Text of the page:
• Native templating where you use foreach, if, with and other control bindings. The control flow bindings use the HTML markup in your element and render against your data. The feature is built into Knockout.
  • String-based templating connects Knockout to third-party template engine, such as jQuery Templates, MustacheJS, or underscore.

In this post, you will learn the basics of using templates in your HTML application using JavaScript.

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Object JavaScript – Dynamic UI With MVVM Using ObservableArray in Knockout.js

knockoutIn our previous post Dynamic UI Using Observables with MVVM Using Knockout.js, you learned how you get started with Knockout.js and how you can detect and respond to changes on one object using observables.

Knockout.js simplifies JavaScript UI by applying the Model-View-ViewModel pattern.

Now if you want to detect and respond to changes of a collection of things, you can use an observableArray. An observableArray tracks which objects are in the array, not the state of those objects.

An observableArray tracks which objects it holds, and notifies listeners when objects are added or removed.

You can make the items themselves observable if you wish, but we’ll start with a basic observableArray.

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Object JavaScript – Bindings With MVVM in Knockout.js

knockoutIn our previous post Dynamic UI Using Observables with MVVM Using Knockout.js, you learned how you get started with Knockout.js and how you can detect and respond to changes on one object using observables.

Knockout provides ways to bind the data you specify in the data-bind attribute to the element. You can apply bindings to the text and appearance, use them in the logic you use to display items, and working with form fields.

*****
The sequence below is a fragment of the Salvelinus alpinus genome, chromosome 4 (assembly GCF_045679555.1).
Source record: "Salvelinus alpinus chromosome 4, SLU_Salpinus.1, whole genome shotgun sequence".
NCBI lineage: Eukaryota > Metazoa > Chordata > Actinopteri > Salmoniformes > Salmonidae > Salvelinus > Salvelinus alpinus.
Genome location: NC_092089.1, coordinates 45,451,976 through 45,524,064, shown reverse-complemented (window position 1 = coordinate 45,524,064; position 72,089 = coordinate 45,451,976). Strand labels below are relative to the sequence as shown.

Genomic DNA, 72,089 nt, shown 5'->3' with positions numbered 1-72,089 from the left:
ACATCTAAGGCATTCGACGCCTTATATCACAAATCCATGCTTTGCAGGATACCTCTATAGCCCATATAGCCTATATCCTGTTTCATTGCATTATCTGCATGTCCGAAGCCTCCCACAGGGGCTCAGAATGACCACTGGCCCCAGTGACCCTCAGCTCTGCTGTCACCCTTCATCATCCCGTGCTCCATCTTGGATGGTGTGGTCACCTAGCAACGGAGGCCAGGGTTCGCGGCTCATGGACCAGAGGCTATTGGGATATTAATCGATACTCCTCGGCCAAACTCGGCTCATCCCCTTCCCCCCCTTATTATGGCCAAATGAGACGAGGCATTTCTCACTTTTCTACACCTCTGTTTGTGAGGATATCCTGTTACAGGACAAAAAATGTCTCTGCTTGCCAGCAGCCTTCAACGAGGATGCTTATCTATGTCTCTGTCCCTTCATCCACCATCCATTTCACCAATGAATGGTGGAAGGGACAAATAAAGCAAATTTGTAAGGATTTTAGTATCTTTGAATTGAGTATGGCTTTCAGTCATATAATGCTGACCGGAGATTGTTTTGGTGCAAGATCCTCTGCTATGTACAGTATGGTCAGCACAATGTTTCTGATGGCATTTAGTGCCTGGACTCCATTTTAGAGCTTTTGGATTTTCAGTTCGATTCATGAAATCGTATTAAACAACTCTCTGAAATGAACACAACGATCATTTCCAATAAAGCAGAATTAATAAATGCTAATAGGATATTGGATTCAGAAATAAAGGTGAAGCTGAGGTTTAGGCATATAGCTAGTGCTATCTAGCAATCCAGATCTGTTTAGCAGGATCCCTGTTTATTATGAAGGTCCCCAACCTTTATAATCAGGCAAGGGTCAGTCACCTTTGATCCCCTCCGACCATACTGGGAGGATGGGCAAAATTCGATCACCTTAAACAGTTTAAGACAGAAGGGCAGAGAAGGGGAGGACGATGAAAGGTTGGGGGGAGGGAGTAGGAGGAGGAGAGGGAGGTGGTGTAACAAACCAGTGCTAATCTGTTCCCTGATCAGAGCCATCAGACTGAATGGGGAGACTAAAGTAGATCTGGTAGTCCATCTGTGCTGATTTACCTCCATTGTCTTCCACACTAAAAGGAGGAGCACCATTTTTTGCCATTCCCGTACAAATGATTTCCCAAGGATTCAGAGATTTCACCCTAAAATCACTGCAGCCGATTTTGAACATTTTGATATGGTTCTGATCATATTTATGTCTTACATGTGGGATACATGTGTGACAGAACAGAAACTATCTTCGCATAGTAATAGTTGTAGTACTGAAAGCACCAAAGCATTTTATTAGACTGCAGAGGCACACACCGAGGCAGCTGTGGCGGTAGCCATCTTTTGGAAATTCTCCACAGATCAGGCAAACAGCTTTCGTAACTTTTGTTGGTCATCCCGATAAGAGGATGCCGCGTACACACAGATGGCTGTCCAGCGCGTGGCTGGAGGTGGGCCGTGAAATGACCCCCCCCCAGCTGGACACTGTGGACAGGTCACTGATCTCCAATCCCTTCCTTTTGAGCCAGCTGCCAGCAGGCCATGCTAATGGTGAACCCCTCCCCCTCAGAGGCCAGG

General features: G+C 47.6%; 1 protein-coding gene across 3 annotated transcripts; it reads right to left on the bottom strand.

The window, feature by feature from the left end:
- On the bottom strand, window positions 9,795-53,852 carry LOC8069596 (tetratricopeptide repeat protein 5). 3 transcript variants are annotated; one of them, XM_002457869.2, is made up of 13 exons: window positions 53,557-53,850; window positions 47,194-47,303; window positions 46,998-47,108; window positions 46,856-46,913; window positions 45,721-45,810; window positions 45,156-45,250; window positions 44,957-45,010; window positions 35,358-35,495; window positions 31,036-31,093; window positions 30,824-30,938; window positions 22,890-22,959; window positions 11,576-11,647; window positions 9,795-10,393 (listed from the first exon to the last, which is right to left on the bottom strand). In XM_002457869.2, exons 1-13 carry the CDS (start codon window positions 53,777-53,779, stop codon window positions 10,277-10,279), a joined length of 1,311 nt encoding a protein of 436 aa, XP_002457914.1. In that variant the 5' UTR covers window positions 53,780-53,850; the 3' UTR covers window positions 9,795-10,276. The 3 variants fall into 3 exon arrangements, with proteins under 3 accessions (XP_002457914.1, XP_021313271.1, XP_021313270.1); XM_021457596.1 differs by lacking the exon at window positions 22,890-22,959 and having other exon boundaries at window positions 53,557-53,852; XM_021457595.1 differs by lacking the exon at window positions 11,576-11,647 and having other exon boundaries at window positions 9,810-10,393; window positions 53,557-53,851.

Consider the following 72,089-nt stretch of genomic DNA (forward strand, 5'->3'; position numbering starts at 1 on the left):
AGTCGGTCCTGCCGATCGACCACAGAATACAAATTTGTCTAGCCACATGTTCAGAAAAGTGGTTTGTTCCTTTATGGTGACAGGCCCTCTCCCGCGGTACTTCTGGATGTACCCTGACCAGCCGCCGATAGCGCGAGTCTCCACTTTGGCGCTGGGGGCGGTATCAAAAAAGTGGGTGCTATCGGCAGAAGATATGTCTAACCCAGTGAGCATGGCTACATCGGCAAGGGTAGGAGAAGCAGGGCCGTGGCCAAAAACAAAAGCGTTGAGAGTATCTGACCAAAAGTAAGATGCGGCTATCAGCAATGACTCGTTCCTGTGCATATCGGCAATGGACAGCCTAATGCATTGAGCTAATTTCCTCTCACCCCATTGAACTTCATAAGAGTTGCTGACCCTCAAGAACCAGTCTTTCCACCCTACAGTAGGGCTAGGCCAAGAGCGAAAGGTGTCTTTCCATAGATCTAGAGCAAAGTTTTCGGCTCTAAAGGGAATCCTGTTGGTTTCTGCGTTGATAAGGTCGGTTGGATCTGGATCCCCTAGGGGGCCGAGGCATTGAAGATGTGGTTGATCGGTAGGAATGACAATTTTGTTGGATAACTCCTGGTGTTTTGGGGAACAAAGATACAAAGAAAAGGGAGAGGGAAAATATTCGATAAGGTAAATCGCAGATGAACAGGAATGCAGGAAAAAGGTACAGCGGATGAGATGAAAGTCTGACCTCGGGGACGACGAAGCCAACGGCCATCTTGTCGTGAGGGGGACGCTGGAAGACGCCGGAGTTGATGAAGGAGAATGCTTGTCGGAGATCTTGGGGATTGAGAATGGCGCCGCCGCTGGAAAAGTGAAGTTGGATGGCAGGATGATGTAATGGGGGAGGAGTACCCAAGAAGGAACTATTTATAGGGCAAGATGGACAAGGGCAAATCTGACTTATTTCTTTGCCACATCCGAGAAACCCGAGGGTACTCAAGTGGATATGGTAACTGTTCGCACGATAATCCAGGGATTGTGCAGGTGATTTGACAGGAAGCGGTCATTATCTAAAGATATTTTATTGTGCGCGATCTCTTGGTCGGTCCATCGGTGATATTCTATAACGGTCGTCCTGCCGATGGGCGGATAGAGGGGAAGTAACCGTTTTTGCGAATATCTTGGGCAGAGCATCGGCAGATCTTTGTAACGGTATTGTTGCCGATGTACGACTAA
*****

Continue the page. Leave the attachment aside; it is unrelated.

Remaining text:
In addition, you can create your own custom bindings.

Let’s see how.

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Object JavaScript – Dynamic UI Using Observables with MVVM Using Knockout.js

knockoutIn our previous posts, you learned how to build modules. In the next series of posts, you will learn how you can connect up modules to the user interface. You will learn, step by step how to use observables for your user interface to dynamically update itself.

Knockout.js makes it easier to create rich, responsive UIs with JavaScript. Any time you have sections of UI that update dynamically (e.g., changing depending on the user’s actions or when an external data source changes), KO can help you implement it more simply and maintainable.

Knockout helps you build rich client-side interactivity by using an MVVM-like (Model, View, and ViewModel) pattern. It does this by helping you separate the UI behavior and the data structures. To do this, you will use declarative bindings with observable data.

Knockout is free, open source, and available for your projects using the MIT License.

Knockout helps you:

  • Synchronize JSON models with HTML elements using Observable Properties.
  • Synchronize arrays, using Observable Arrays.
  • Provide calculated properties using Computed Properties.